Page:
‘Bhool Bhulaiyaa 2’ review: Kartik Aaryan, Tabu’s latest work is a huge mistake of proportions

When filmmaker Priyadarshan made “Bhool Bhulaiyaa” in 2007, many thought he took a big risk. After all, he’s remaking a classic like “Manichitrathazhu,” which has won awards and been well-received by critics and the general public alike. This Hindi film though successfully passed, mainly because of its acting, story and believable music. More than a decade later, its sequel, “Bhool Bhulaiyaa 2,” was indeed a terrible mistake that director Anees Bazmee shouldn’t have made.

Priyadarshan was the assistant director of “Manichitrathazhu,” which helped him create a similar premise in “Bhool Bhulaiyaa,” making it a fascinating watch even for those who had seen the original before.

Bazmee’s movie plot is convoluted from the start, and people keep thinking that the characters must not be written so sluggishly and then wait for a plot twist, but the movie gets goofy with its 2 and a half hour runtime.


What story are you asking about? Medical student Rhett meets Luhan, a wealthy kid, in Manali. Reet is on her way back to her hometown of Rajasthan and Ruhaan, um, um, a “professional” wanderlust – roaming the state tasting local specialties (yes, unlike most Indians, he has plenty on hand) time and money). The two took the same bus from Manali to Chandigarh. During the pit stop, Ruhaan convinced Reet to join him at a local music festival before returning home to get married. They got off the bus and ended up in an accident with no survivors.

Reet called home to tell their family she was fine, but no one could hear her because of the bad internet. Instead, she overhears that it was actually her cousin who was in love with her fiancé, so Reet devised a plan to pretend to be dead until everyone got over the shock of her death and got her cousin married. If you thought the plot was weird, there’s more.

Now, Reet has decided to hide in the family’s ancient ancestral home, which has been locked for decades as it is believed to be haunted by a ghost named Manjulika. She apparently persuaded the aimless Ruhaan to be part of the plan. Seeing the old Havery gate open and the building light up, Rhett’s family calls, only to find that Luhan has convinced them that he can talk to the dead, and Rhett’s last wish is for her cousin to marry. Despite the presence of Reet’s spirit in the family, unexplainable things are still happening, which they believe is caused by Manjulika – his spirit is locked in a corner of the house. Can Ruhaan and Reet find a solution to the weird happenings in the house? Whether Reet’s family finally finds out that she isn’t actually dead is the rest of this bizarre story.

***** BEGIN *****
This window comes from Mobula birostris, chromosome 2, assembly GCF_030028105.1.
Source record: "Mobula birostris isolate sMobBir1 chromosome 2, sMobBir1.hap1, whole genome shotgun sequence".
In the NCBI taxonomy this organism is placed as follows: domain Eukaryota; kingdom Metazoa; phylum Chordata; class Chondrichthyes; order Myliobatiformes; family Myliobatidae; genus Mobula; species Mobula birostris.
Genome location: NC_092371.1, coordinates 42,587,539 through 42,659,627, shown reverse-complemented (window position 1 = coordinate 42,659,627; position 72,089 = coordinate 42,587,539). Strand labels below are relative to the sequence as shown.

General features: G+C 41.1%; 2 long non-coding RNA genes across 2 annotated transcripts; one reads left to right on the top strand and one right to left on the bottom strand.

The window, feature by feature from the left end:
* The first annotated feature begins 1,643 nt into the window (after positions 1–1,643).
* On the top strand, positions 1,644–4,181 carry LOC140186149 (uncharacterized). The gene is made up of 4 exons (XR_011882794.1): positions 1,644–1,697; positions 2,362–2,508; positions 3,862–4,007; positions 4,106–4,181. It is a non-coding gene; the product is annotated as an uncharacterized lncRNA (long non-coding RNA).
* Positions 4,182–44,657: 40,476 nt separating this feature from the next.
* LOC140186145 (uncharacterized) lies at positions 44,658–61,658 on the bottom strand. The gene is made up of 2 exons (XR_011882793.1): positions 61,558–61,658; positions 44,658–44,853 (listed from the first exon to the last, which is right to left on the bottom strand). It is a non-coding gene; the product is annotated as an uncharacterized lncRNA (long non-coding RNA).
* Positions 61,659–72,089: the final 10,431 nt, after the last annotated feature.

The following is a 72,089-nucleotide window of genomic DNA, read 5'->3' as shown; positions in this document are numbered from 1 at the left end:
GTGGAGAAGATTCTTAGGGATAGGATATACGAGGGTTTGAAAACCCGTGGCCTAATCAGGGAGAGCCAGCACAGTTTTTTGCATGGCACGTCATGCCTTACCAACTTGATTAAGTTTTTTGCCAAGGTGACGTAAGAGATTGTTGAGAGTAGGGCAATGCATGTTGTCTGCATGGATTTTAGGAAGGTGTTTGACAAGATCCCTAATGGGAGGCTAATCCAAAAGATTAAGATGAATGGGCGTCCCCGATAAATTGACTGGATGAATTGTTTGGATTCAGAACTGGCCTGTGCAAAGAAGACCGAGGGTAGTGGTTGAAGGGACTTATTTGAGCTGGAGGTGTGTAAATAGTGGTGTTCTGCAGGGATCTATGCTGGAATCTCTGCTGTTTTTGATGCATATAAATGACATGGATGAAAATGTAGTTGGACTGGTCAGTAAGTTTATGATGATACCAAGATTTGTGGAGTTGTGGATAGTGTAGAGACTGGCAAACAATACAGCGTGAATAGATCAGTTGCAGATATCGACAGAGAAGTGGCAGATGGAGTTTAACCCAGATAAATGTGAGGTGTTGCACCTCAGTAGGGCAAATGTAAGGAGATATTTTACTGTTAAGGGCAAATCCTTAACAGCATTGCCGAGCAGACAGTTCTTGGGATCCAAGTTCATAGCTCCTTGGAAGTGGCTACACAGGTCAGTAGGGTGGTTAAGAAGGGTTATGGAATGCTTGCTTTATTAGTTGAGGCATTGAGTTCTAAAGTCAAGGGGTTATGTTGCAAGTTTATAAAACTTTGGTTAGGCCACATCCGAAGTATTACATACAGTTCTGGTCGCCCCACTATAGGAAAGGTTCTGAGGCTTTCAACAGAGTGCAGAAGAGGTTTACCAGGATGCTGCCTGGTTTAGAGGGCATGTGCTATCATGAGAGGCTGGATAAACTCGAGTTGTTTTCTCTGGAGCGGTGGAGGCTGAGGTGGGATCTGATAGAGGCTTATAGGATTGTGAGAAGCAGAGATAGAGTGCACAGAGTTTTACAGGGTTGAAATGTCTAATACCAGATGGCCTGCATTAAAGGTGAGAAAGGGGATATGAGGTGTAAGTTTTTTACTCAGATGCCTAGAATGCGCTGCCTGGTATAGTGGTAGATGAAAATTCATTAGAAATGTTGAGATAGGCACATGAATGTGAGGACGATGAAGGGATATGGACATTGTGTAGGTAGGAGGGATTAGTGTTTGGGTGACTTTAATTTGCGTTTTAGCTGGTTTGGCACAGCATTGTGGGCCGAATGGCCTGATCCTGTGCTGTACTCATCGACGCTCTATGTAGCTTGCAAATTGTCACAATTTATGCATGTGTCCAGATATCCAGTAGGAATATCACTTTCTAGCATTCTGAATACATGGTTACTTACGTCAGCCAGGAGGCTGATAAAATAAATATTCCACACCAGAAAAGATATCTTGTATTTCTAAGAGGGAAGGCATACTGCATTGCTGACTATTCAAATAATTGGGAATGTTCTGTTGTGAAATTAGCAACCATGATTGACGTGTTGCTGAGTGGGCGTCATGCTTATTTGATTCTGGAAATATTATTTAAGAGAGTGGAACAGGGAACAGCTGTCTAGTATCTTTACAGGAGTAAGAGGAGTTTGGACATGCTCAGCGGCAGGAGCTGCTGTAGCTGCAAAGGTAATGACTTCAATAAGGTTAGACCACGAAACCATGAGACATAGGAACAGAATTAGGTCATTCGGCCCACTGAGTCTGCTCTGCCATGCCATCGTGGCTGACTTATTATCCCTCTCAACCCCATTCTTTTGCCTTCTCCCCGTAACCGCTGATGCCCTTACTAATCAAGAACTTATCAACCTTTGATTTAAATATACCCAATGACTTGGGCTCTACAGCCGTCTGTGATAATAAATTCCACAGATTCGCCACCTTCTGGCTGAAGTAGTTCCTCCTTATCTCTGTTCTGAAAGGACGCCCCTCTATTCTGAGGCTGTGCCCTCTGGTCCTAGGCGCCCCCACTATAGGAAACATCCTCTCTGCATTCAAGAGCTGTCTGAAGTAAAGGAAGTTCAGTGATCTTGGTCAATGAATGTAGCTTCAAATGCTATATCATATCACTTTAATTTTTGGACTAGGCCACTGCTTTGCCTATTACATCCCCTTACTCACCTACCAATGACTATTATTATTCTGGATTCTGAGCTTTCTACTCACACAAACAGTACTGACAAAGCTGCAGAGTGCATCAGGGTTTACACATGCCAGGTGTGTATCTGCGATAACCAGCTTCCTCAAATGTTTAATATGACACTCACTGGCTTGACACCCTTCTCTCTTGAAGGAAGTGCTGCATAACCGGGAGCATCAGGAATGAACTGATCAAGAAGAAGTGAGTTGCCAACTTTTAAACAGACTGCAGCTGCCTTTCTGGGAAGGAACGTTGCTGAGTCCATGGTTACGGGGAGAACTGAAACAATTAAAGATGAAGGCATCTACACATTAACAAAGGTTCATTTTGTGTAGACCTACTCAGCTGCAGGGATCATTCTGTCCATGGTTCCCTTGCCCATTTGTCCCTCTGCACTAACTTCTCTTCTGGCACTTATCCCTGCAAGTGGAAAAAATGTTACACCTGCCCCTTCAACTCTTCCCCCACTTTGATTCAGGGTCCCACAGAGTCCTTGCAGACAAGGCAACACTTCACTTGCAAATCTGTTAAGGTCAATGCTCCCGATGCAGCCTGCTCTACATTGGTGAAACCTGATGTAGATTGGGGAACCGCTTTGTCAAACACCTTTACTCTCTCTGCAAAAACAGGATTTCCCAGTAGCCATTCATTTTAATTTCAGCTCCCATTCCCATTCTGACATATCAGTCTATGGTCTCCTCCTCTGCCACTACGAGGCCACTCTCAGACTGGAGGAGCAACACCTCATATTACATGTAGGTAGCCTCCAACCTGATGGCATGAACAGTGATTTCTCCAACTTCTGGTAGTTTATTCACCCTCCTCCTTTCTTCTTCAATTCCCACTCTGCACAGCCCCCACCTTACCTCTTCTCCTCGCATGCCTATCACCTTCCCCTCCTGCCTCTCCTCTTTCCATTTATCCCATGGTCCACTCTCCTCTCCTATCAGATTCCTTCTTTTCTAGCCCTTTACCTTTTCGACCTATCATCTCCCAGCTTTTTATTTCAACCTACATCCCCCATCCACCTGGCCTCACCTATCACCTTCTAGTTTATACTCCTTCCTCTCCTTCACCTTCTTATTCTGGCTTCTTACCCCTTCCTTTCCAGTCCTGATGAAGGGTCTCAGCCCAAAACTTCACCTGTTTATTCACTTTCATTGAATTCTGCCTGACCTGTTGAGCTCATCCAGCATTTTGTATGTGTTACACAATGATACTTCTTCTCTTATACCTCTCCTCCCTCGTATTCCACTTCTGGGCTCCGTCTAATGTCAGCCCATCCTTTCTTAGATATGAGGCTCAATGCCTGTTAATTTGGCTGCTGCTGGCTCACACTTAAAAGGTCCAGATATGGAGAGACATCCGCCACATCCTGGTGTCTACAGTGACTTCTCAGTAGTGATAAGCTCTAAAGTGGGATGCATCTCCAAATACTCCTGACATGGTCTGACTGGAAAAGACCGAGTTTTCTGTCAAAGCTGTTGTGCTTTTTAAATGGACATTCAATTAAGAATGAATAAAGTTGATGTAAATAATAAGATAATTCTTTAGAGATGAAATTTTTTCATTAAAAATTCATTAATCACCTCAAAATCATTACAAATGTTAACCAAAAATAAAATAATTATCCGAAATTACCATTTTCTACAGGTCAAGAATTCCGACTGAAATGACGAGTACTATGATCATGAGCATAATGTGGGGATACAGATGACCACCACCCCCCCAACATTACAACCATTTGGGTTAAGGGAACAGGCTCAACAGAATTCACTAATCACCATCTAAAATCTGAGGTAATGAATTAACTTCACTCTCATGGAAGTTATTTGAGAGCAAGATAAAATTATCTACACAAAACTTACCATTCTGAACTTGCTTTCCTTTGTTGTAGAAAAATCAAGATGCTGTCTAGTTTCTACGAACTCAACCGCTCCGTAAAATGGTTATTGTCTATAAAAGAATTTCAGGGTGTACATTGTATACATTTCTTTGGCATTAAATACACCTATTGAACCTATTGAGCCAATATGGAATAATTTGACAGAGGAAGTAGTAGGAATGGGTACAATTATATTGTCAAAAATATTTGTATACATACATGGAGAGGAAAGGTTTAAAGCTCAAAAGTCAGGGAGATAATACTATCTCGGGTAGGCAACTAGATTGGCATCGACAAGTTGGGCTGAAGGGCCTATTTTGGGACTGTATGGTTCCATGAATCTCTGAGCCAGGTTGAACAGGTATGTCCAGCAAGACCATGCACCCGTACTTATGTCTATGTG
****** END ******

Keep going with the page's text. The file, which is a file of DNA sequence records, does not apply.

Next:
The plot of the movie, written by Akash Kaushik, left you scratching your head more than once. The film salvaged Farhad Sanji’s conversation topic to a certain extent, subtly placed in the script.
Known for making some of the most popular slapstick comedies of the past, Bazmee treats “Bhool Bhulaiyya 2” in the same way, placing more emphasis on obscure, illogical plot and drama, and avoiding giving a plausible ending to a Priyadarshan movie.

It would be unfair to compare Kartik Aaryan to Akshay Kumar, even though the young star is often compared to a superstar. We’ve seen Aaryan deliver great comedy — mostly because the films he’s been in are so well written. In “Bhool Bhulaiyya 2,” the burden of creating a sequel to a hit is accentuated throughout, and Aaryan can barely save a poorly written character. The charisma needed to play Ruhan was missing from the script, so Aaryan couldn’t rise above mediocrity.

Kiara Advani’s character is probably the dumbest character written in Bollywood recently​​. She’s supposed to be a doctor, but her bizarre plan to marry her sister to the love of her life is so illogical that one wonders what the writers think of modern Indian women.

Taboo plays a major role in the movie, and revealing too much of her character details would give away plot details (if you still want to see the movie). The actress does her part well though—in fact, her role is the only performance that holds its own in a faltering film.

Actors like Rajpal Yadav, Sanjay Mishra and Ashwini Kalsekar were wasted on roles that were supposed to provide laughter but instead provided more cringe.


I must mention here how the manufacturer has a longstanding misunderstanding of Bengali women and their penchant for black magic. In recent years, especially after the death of Sushant Singh Rajput, about Bengali women and their alleged love of black magic – this is absolute nonsense. So it’s really confusing to see a Bollywood filmmaker like Anees Bazmee, who is known for creating blockbusters, take this false narrative and create a movie based on it. Of course, he was short-sighted for not knowing that popular entertainers like “Bhool Bhulaiyaa 2” would unnecessarily reinforce this notion of community.

“Bhool Bhulaiyaa 2” is annoying to say the least. The film lacks the thrills a horror movie deserves, its comedic bits, and a waste of believable actors in a poorly written show.

Maybe it’s time to lock that door and let Majulika rest in peace forever.

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